Gorbachev WAS promised NATO would not expand east – declassified docs
In 1990, Western politicians repeatedly assured Soviet leader Mikhail Gorbachev that NATO wouldn’t expand east of Germany’s borders, but broke that promise less than a decade later, say insider archives from both sides of negotiations following the dismantling of the Berlin Wall.
Researchers from the respected George Washington University-based National Security Archive, which specializes in obtaining key declassified information from the government, have put together 30 crucial documents that clearly show several top Western officials vowing to Gorbachev in unison that NATO would not expand eastward. Some of these have been publicly available for several years, others have been revealed as a result of Freedom of Information requests for the study.
Through 1990 as the two Germanies, and the leaders of four World War II victors, the USSR, the US, the UK and France, negotiated a reunification treaty, signed by the six parties in Moscow in September, the capitalist states tried to defuse Moscow’s fears that a reunified state in the heart of Europe would present a threat to the Soviet Union.
In February, George H. W. Bush’s secretary of state, James Baker, assured his Soviet counterpart, Eduard Shevardnadze, that in a post-Cold War Europe NATO would no longer be belligerent – “less of a military organization, much more of a political one, would have no need for independent capability.”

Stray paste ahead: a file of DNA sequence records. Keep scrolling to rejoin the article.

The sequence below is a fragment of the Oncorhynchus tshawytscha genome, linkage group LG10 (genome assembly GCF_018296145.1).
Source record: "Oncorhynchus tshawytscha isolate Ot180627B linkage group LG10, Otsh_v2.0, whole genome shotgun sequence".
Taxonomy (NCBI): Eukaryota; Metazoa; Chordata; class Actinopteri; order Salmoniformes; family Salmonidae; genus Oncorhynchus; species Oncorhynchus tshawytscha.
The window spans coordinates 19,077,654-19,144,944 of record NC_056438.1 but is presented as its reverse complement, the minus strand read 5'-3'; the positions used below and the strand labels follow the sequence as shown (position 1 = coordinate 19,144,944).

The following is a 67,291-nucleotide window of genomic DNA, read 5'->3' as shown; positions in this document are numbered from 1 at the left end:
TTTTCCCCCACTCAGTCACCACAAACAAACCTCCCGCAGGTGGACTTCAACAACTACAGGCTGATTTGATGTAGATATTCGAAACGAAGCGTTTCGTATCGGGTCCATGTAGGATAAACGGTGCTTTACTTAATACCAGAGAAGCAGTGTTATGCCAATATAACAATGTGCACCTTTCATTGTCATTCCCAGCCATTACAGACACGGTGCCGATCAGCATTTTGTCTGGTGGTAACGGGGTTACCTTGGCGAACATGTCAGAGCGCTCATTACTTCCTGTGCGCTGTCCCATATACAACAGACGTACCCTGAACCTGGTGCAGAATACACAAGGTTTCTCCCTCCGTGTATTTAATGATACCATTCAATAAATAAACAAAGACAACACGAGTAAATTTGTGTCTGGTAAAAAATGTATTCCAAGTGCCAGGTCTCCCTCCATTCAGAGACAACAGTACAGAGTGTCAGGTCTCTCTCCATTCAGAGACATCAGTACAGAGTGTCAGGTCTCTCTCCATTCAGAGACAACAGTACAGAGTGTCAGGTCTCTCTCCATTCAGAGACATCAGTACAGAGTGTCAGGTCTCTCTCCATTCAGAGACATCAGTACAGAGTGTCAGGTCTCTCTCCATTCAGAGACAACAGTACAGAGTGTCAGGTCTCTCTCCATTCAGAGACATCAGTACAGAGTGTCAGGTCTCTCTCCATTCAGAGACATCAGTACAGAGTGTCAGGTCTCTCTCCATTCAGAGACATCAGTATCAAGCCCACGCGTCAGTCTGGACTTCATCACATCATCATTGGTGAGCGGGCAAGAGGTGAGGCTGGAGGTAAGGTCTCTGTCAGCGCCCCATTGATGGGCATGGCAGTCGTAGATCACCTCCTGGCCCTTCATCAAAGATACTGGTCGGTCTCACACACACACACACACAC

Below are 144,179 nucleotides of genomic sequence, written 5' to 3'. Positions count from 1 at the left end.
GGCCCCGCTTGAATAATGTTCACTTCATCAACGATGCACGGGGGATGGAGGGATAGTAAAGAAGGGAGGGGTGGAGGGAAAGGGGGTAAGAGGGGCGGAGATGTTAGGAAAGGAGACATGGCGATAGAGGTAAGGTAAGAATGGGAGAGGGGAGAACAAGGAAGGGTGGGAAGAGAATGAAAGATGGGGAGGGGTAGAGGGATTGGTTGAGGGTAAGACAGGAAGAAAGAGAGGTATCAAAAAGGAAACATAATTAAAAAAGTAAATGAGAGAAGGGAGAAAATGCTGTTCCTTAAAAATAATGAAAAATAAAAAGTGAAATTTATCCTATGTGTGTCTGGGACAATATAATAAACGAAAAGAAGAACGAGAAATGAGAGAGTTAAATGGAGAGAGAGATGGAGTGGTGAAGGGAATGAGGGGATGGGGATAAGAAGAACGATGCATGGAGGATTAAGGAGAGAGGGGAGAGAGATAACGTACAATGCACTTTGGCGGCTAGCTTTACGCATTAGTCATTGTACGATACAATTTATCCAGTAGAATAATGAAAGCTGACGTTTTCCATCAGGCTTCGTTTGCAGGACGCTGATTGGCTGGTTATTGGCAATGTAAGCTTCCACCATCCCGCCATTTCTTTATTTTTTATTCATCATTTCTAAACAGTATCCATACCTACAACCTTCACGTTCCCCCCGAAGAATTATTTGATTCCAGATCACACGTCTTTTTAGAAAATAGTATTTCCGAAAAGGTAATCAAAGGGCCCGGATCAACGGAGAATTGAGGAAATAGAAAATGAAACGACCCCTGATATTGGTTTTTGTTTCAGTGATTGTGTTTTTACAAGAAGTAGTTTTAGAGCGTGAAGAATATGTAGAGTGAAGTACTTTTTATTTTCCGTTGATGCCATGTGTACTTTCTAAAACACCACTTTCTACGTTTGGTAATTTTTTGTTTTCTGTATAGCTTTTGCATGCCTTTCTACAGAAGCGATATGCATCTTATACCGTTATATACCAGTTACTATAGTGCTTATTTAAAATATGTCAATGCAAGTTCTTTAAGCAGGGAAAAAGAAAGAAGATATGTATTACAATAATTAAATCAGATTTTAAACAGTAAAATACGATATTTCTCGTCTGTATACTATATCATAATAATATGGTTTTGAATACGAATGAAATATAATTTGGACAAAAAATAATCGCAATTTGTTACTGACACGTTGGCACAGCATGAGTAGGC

Nonetheless, Baker promised Shevardnadze “iron-clad guarantees that NATO’s jurisdiction or forces would not move eastward.” On the same day in Moscow, he famously told the Soviet General Secretary that the alliance would not move “one inch to the east.”
The following day, February 10, 1990, Helmut Kohl, the future chancellor of a united Germany, repeated the same thought to Gorbachev, even as they disagreed on other issues.
“We believe that NATO should not expand the sphere of its activity. We have to find a reasonable resolution. I correctly understand the security interests of the Soviet Union, and I realize that you, Mr. General Secretary, and the Soviet leadership will have to clearly explain what is happening to the Soviet people,” Kohl said.
Later that month, talking with Czechoslovakian President Vaclav Havel, President George H. W. Bush himself said that “we will not conduct ourselves in the wrong way by saying, ‘We win, you lose.’”